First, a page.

Define ambulatory surgery and the unique aspects of ambulatory surgery centers (ASCs).
Understand the history of ambulatory surgery and ASCs in the United States.
Review the most common procedures performed in ASCs compared to those performed in a hospital setting.
Discuss the financial benefits for patients and physicians within the structure of ASCs as they pertain to physician ownership, healthcare systems partnerships, and insurance reimbursement.
Understand the regulatory and accreditation processes that affect ASCs.
Predict how anticipated medical advances, technological development, and an aging population will affect the field of ambulatory surgery.
Ambulatory Surgery is a multidisciplinary field in which surgical procedures are performed on patients who are not expected to be admitted to the hospital. The field includes procedures performed on patients in the setting of hospital outpatient departments (HOPDs), freestanding ambulatory surgery centers (ASCs), and those performed in doctor’s offices. The word ambulatory comes from the Latin ambulare, which means “to walk,” indicating that the patients arrived at the procedure on their own and departed after the procedure to their home environment.1
Improved anesthesia techniques, the development of minimally invasive procedures, and changes to healthcare policy (particularly healthcare funding) have been the driving factors behind the increase in ambulatory surgery. Prior to these advances, almost all surgery was performed in an inpatient hospital setting. Any outpatient surgeries were minor, performed in physicians’ offices, and paid for by Medicare and insurers as part of the physician’s office visit reimbursement.2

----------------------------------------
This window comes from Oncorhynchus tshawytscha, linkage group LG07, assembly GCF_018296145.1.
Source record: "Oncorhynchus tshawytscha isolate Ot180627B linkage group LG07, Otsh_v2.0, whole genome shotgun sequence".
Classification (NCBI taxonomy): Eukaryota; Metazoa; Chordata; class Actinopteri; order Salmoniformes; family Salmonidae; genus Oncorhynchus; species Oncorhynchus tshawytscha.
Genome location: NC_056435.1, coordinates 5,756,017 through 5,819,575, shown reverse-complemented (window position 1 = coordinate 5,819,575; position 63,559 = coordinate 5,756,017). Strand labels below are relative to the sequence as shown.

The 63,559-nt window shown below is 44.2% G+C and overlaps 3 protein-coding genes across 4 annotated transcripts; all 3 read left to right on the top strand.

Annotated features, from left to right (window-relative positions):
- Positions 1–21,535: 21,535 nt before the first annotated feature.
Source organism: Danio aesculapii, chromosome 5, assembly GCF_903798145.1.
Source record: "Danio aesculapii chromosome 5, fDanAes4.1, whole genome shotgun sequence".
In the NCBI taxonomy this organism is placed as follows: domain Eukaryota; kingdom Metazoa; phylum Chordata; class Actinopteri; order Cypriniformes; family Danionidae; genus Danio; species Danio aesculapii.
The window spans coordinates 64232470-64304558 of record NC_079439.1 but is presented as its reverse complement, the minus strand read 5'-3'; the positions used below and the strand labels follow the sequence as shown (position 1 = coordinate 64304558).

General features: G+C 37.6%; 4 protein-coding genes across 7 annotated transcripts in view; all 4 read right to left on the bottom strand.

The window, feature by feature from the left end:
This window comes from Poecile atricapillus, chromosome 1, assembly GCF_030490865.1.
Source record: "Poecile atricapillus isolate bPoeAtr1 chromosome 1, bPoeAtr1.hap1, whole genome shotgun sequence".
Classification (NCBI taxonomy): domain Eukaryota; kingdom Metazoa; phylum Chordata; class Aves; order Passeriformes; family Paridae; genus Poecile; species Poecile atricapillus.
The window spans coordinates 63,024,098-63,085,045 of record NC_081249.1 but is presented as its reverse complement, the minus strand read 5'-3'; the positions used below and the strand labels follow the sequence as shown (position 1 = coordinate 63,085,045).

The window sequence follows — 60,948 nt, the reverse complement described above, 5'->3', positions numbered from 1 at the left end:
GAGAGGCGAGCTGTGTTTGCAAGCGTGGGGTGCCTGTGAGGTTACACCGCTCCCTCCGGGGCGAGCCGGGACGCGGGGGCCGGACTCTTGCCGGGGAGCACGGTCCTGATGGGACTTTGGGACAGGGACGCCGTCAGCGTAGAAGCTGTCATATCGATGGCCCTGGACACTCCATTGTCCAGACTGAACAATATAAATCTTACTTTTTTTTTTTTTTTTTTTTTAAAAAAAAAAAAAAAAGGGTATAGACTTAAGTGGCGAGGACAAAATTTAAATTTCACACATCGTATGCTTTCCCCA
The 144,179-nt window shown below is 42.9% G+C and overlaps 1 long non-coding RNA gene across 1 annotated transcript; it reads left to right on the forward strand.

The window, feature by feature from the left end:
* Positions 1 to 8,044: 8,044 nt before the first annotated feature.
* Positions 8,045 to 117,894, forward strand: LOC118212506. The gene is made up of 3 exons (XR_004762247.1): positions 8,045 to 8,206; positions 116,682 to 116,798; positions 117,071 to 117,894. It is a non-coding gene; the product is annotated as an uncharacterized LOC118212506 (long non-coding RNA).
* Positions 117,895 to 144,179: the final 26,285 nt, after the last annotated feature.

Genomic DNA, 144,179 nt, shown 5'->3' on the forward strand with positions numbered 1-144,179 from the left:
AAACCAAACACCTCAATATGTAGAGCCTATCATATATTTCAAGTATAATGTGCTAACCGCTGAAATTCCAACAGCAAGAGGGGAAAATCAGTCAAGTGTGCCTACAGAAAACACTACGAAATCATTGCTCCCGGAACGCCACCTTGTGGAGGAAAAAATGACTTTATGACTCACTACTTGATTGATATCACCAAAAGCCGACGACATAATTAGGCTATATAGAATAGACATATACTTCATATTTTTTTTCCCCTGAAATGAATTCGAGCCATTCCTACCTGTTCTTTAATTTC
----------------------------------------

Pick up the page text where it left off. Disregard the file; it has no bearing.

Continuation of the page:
Since the early 1980s, the volume of ambulatory surgery has increased in the United States.2,3 Between 1981 and 2005, the number of outpatient surgeries nationwide grew almost 10-fold to over 32.0 million per year. Outpatient procedures grew from 19% to 60% of all surgical procedures, by volume, in the United States from 1981 to 2011.2,4,5 Strong financial incentives exist for hospitals to shift some surgeries to an outpatient setting. The number of Medicare-certified ASCs has also increased steadily, from fewer than 300 in the early 1980s2 to 5532 in 2016 (Fig. 52-1).5
Number of Medicare-certified ambulatory surgery centers from 1996 to 2013.
By definition, procedures at ASCs and physician’s offices are performed without the full resources of a hospital. The press has sensationalized a few adverse patient outcomes in these settings and made claims about the overall safety based on these isolated events. However, much of the convenience, high patient satisfaction rates, and cost-efficiency of ambulatory surgery is lost when performed in a hospital setting. Thus, the challenge underlying ambulatory surgery is performing safe operations on carefully selected patients in a manner that is patient-family–centric and economical.